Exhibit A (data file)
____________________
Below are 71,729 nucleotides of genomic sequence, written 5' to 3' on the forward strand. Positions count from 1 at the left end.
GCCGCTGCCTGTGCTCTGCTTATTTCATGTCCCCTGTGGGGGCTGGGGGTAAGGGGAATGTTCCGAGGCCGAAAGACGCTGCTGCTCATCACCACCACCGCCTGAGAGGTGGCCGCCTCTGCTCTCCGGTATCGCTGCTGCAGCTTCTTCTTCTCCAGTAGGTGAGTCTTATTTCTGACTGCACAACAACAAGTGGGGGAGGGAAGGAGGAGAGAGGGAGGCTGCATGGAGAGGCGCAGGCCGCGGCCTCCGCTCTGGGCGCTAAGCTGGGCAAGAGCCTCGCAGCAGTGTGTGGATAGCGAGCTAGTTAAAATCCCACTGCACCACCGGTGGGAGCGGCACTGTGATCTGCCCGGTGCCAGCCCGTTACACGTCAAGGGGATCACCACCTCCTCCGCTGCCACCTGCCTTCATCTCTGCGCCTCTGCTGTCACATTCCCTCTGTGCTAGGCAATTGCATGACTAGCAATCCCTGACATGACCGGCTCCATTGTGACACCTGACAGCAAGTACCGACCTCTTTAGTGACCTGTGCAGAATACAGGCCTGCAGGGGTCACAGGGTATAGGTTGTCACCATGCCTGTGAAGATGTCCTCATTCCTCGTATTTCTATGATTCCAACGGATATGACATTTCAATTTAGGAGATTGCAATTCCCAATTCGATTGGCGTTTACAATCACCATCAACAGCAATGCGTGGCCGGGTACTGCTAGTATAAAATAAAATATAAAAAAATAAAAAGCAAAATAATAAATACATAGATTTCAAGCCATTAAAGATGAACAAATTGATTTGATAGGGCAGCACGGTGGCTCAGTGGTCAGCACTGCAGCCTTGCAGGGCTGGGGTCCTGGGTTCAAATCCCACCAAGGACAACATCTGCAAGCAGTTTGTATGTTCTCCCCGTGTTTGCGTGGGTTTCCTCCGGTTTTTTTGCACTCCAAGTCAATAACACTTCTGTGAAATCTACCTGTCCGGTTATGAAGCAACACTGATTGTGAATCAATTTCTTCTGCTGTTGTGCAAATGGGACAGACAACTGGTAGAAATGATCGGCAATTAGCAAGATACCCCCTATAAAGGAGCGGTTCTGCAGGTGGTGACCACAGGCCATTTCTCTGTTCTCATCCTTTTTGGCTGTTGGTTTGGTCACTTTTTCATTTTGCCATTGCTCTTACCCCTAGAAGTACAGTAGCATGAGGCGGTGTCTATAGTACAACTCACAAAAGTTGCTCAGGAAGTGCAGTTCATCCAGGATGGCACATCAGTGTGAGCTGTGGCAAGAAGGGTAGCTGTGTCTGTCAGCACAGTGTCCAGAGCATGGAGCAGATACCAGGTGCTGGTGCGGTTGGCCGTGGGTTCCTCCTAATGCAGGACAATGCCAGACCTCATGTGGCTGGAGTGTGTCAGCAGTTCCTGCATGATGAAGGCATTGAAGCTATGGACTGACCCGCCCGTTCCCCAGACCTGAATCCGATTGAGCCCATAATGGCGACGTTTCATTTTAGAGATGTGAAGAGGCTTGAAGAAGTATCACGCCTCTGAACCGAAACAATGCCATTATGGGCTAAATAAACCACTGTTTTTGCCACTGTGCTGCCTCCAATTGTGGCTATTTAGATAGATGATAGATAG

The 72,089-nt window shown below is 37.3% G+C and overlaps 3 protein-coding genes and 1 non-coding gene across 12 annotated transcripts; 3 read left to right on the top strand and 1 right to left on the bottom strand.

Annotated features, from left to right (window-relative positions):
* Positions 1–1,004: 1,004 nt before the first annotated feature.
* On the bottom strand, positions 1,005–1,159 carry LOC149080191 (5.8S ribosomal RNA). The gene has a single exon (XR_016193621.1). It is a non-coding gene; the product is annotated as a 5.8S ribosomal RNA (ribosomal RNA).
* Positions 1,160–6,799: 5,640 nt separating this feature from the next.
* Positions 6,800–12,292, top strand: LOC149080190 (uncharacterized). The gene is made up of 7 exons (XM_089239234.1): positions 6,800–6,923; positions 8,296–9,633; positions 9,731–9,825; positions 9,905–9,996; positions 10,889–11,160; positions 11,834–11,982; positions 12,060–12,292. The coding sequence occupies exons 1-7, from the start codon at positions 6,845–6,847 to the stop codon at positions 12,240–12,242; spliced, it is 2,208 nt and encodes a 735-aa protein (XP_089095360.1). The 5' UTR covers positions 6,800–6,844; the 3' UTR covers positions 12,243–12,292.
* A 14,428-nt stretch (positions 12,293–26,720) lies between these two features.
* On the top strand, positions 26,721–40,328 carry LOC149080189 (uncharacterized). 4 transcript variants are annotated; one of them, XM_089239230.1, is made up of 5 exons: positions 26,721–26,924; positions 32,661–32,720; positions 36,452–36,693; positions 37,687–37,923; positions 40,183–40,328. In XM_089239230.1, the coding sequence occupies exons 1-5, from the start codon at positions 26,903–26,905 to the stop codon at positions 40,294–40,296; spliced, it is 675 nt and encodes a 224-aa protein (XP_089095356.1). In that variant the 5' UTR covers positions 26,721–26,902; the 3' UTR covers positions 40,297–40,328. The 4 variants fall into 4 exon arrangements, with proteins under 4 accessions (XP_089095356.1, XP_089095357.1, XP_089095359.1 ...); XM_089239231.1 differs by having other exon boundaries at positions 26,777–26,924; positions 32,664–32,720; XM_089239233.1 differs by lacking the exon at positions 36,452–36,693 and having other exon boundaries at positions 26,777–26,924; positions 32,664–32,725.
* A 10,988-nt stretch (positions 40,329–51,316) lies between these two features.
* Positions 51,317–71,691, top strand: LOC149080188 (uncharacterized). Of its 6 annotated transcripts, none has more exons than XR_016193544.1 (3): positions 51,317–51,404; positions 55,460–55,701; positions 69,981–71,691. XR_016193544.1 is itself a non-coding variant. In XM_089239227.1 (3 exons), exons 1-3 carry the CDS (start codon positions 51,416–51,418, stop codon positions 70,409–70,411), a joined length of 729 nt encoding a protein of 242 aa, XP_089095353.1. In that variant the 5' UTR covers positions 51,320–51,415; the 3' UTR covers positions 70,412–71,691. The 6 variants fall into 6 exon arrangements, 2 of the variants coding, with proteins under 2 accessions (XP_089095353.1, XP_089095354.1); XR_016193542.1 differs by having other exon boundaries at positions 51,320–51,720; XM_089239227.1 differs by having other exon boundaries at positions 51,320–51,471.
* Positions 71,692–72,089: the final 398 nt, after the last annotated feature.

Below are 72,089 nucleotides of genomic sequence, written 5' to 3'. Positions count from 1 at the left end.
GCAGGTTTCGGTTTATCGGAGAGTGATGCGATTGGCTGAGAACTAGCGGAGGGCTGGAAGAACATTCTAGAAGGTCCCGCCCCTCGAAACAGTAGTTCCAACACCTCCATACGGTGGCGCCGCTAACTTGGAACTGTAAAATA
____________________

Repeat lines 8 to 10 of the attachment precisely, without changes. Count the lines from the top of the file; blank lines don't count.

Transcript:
* Positions 6,800–12,292, top strand: LOC149080190 (uncharacterized). The gene is made up of 7 exons (XM_089239234.1): positions 6,800–6,923; positions 8,296–9,633; positions 9,731–9,825; positions 9,905–9,996; positions 10,889–11,160; positions 11,834–11,982; positions 12,060–12,292. The coding sequence occupies exons 1-7, from the start codon at positions 6,845–6,847 to the stop codon at positions 12,240–12,242; spliced, it is 2,208 nt and encodes a 735-aa protein (XP_089095360.1). The 5' UTR covers positions 6,800–6,844; the 3' UTR covers positions 12,243–12,292.
* A 14,428-nt stretch (positions 12,293–26,720) lies between these two features.
* On the top strand, positions 26,721–40,328 carry LOC149080189 (uncharacterized). 4 transcript variants are annotated; one of them, XM_089239230.1, is made up of 5 exons: positions 26,721–26,924; positions 32,661–32,720; positions 36,452–36,693; positions 37,687–37,923; positions 40,183–40,328. In XM_089239230.1, the coding sequence occupies exons 1-5, from the start codon at positions 26,903–26,905 to the stop codon at positions 40,294–40,296; spliced, it is 675 nt and encodes a 224-aa protein (XP_089095356.1). In that variant the 5' UTR covers positions 26,721–26,902; the 3' UTR covers positions 40,297–40,328. The 4 variants fall into 4 exon arrangements, with proteins under 4 accessions (XP_089095356.1, XP_089095357.1, XP_089095359.1 ...); XM_089239231.1 differs by having other exon boundaries at positions 26,777–26,924; positions 32,664–32,720; XM_089239233.1 differs by lacking the exon at positions 36,452–36,693 and having other exon boundaries at positions 26,777–26,924; positions 32,664–32,725.